79. Slavin S, Nagler A, Naparstek E, et al.: Nonmyeloablative stem cell transplantation and cell therapy as an alternative to conventional bone marrow transplantation with lethal cytoreduction for the treatment of malignant and nonmalignant hematologic diseases. Blood 91 (3): 756-63, 1998.
  80. Storb R, Yu C, Sandmaier BM, et al.: Mixed hematopoietic chimerism after marrow allografts. Transplantation in the ambulatory care setting. Ann N Y Acad Sci 872: 372-5; discussion 375-6, 1999.
  81. Bradley MB, Satwani P, Baldinger L, et al.: Reduced intensity allogeneic umbilical cord blood transplantation in children and adolescent recipients with malignant and non-malignant diseases. Bone Marrow Transplant 40 (7): 621-31, 2007.
  82. Del Toro G, Satwani P, Harrison L, et al.: A pilot study of reduced intensity conditioning and allogeneic stem cell transplantation from unrelated cord blood and matched family donors in children and adolescent recipients. Bone Marrow Transplant 33 (6): 613-22, 2004.
  83. Gómez-Almaguer D, Ruiz-Argüelles GJ, Tarín-Arzaga Ldel C, et al.: Reduced-intensity stem cell transplantation in children and adolescents: the Mexican experience. Biol Blood Marrow Transplant 9 (3): 157-61, 2003.
  84. Pulsipher MA, Woolfrey A: Nonmyeloablative transplantation in children. Current status and future prospects. Hematol Oncol Clin North Am 15 (5): 809-34, vii-viii, 2001.
  85. Roman E, Cooney E, Harrison L, et al.: Preliminary results of the safety of immunotherapy with gemtuzumab ozogamicin following reduced intensity allogeneic stem cell transplant in children with CD33+ acute myeloid leukemia. Clin Cancer Res 11 (19 Pt 2): 7164s-7170s, 2005.
  86. Baron F, Baker JE, Storb R, et al.: Kinetics of engraftment in patients with hematologic malignancies given allogeneic hematopoietic cell transplantation after nonmyeloablative conditioning. Blood 104 (8): 2254-62, 2004.
  87. Vigorito AC, Campregher PV, Storer BE, et al.: Evaluation of NIH consensus criteria for classification of late acute and chronic GVHD. Blood 114 (3): 702-8, 2009.
  88. Marsh RA, Vaughn G, Kim MO, et al.: Reduced-intensity conditioning significantly improves survival of patients with hemophagocytic lymphohistiocytosis undergoing allogeneic hematopoietic cell transplantation. Blood 116 (26): 5824-31, 2010.
  89. McSweeney PA, Niederwieser D, Shizuru JA, et al.: Hematopoietic cell transplantation in older patients with hematologic malignancies: replacing high-dose cytotoxic therapy with graft-versus-tumor effects. Blood 97 (11): 3390-400, 2001.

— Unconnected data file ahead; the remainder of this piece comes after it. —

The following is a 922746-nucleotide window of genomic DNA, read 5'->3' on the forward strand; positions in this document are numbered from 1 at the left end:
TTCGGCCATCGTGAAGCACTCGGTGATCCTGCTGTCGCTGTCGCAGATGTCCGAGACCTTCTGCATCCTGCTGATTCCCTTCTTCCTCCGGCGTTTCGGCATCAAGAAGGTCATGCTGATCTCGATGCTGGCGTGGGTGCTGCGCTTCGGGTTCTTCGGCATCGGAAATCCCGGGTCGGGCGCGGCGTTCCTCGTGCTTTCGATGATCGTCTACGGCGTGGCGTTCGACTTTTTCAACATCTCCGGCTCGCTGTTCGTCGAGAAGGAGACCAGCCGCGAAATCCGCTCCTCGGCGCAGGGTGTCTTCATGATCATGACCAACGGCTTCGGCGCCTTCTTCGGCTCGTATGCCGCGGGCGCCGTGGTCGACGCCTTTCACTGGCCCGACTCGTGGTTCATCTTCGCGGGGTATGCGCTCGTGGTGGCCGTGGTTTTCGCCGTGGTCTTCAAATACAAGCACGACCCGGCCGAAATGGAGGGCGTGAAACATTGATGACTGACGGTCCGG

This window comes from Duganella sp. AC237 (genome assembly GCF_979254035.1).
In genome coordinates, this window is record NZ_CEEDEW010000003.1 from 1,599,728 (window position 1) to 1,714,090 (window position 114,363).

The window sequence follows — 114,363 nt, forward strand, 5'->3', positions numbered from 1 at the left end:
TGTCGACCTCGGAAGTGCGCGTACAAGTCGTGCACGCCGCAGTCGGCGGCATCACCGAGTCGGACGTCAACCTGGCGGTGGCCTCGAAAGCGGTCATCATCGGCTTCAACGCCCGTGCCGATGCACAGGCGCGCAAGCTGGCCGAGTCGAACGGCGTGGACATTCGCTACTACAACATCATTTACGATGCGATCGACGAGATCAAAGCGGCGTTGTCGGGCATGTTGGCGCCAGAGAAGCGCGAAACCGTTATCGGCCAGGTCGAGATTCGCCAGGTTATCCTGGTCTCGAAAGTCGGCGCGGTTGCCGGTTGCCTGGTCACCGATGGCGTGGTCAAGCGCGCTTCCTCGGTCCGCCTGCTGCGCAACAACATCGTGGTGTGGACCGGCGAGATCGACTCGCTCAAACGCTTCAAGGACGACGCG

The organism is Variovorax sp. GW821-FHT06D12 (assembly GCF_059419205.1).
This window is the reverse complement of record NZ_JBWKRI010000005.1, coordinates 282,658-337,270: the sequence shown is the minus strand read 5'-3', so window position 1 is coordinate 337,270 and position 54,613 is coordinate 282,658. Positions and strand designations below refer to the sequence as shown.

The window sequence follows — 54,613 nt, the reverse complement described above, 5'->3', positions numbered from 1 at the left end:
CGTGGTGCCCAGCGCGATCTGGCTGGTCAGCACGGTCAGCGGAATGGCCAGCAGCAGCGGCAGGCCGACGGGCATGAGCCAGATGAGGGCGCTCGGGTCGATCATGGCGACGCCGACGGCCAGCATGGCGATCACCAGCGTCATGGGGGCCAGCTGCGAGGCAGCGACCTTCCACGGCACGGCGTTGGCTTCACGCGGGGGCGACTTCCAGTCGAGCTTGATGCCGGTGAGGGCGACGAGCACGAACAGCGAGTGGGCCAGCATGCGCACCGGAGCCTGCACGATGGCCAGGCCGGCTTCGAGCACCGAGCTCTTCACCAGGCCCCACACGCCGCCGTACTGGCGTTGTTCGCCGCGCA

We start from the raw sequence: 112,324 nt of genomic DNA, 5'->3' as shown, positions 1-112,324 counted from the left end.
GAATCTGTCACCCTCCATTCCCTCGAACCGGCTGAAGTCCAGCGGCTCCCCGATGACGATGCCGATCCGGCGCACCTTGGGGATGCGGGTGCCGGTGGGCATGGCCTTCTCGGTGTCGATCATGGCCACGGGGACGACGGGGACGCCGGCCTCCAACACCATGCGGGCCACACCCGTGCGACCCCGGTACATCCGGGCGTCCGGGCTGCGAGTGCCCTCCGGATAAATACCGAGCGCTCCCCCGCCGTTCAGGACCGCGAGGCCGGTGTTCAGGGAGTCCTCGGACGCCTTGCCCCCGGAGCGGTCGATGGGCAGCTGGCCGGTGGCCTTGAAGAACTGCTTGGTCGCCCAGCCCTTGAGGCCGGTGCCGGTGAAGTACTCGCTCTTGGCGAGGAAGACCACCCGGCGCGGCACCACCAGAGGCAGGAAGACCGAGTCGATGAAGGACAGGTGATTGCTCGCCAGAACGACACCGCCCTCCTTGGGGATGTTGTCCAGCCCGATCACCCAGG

90. Horn B, Soni S, Khan S, et al.: Feasibility study of preemptive withdrawal of immunosuppression based on chimerism testing in children undergoing myeloablative allogeneic transplantation for hematologic malignancies. Bone Marrow Transplant 43 (6): 469-76, 2009.

Complications After HCT

Pre-HCT Comorbidities That Affect the Risk of Transplant-Related Mortality: Predictive Power of the HCT-Charlson Comorbidity Index

Because of the intensity of therapy associated with the transplant process, the pretransplant clinical status of recipients (e.g., age, presence of infections or organ dysfunction, and functional status) is associated with risk of transplant-related mortality. The best tool to assess the impact of pretransplant comorbidities on outcomes after transplant was developed by adapting an existing comorbidity scale, the Charlson Comorbidity Index (CCI). Investigators at the Fred Hutchinson Cancer Research Center systematically defined which of the CCI elements were correlated with transplant-related mortality in adult and pediatric patients. They also determined several additional comorbidities that have predictive power specific to transplant patients. Successful validation defined what is now termed the HCT-CCI. [1] [2] Transplant-related mortality increases with cardiac, hepatic, pulmonary, gastrointestinal, infectious, and autoimmune comorbidities, or a history of previous solid tumors (refer to Table 4).

Table 4. Definitions of Comorbidities Included in the Hematopoietic Cell Transplantation-Charlson Comorbidity Index (HCT-CCI)a

Arrhythmia: Atrial fibrillation or flutter, sick sinus syndrome, or ventricular arrhythmias Moderate pulmonary: DLCO and/or FEV1 66%–80% or dyspnea on slight activity Heart valve disease: Excluding mitral valve prolapse
Cardiac: Coronary artery disease,b congestive heart failure, myocardial infarction, or ejection fraction ≤50%Moderate/severe renal: Serum creatinine >2 mg/dL, on dialysis, or prior renal transplantationModerate/severe hepatic: Liver cirrhosis, bilirubin >1.5 × ULN, or AST/ALT >2.5 × ULN
Cerebrovascular disease: Transient ischemic attack or cerebrovascular accidentPeptic ulcer: Requiring treatment Prior solid tumor: Treated at any time in the patient’s history, excluding nonmelanoma skin cancer
Diabetes: Requiring treatment with insulin or oral hypoglycemic agents but not diet alone Rheumatologic: Systemic lupus erythematosus, rheumatoid arthritis, polymyositis, mixed connective tissue disease, or polymyalgia rheumatica Severe pulmonary: DLCO and/or FEV1 <65% or dyspnea at rest or requiring oxygen